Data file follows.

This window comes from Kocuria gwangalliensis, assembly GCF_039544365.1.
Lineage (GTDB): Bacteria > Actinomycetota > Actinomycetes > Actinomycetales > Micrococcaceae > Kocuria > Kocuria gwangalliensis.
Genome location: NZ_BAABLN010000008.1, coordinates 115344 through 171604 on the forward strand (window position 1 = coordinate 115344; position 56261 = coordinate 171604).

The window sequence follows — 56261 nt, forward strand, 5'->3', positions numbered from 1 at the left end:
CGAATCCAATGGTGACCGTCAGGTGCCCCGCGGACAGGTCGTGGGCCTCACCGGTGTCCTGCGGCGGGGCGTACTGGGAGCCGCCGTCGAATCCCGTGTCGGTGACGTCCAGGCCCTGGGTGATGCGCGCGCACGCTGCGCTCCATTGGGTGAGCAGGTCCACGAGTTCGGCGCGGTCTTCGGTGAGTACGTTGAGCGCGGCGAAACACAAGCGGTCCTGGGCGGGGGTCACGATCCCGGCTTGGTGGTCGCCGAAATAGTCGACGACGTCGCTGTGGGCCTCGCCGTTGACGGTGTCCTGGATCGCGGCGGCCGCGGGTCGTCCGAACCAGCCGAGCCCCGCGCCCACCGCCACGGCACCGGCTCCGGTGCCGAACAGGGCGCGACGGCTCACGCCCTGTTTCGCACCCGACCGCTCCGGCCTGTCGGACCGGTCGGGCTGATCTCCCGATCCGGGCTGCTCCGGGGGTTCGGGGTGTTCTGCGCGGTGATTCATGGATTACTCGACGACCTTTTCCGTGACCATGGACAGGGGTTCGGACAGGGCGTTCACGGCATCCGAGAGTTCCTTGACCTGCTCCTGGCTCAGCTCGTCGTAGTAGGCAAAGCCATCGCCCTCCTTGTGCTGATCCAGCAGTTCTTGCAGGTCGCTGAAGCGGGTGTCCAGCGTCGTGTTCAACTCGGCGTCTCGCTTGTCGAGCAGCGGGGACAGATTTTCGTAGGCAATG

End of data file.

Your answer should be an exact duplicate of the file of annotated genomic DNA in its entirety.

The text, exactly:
This window comes from Kocuria gwangalliensis, assembly GCF_039544365.1.
Lineage (GTDB): Bacteria > Actinomycetota > Actinomycetes > Actinomycetales > Micrococcaceae > Kocuria > Kocuria gwangalliensis.
Genome location: NZ_BAABLN010000008.1, coordinates 115344 through 171604 on the forward strand (window position 1 = coordinate 115344; position 56261 = coordinate 171604).

The window sequence follows — 56261 nt, forward strand, 5'->3', positions numbered from 1 at the left end:
CGAATCCAATGGTGACCGTCAGGTGCCCCGCGGACAGGTCGTGGGCCTCACCGGTGTCCTGCGGCGGGGCGTACTGGGAGCCGCCGTCGAATCCCGTGTCGGTGACGTCCAGGCCCTGGGTGATGCGCGCGCACGCTGCGCTCCATTGGGTGAGCAGGTCCACGAGTTCGGCGCGGTCTTCGGTGAGTACGTTGAGCGCGGCGAAACACAAGCGGTCCTGGGCGGGGGTCACGATCCCGGCTTGGTGGTCGCCGAAATAGTCGACGACGTCGCTGTGGGCCTCGCCGTTGACGGTGTCCTGGATCGCGGCGGCCGCGGGTCGTCCGAACCAGCCGAGCCCCGCGCCCACCGCCACGGCACCGGCTCCGGTGCCGAACAGGGCGCGACGGCTCACGCCCTGTTTCGCACCCGACCGCTCCGGCCTGTCGGACCGGTCGGGCTGATCTCCCGATCCGGGCTGCTCCGGGGGTTCGGGGTGTTCTGCGCGGTGATTCATGGATTACTCGACGACCTTTTCCGTGACCATGGACAGGGGTTCGGACAGGGCGTTCACGGCATCCGAGAGTTCCTTGACCTGCTCCTGGCTCAGCTCGTCGTAGTAGGCAAAGCCATCGCCCTCCTTGTGCTGATCCAGCAGTTCTTGCAGGTCGCTGAAGCGGGTGTCCAGCGTCGTGTTCAACTCGGCGTCTCGCTTGTCGAGCAGCGGGGACAGATTTTCGTAGGCAATG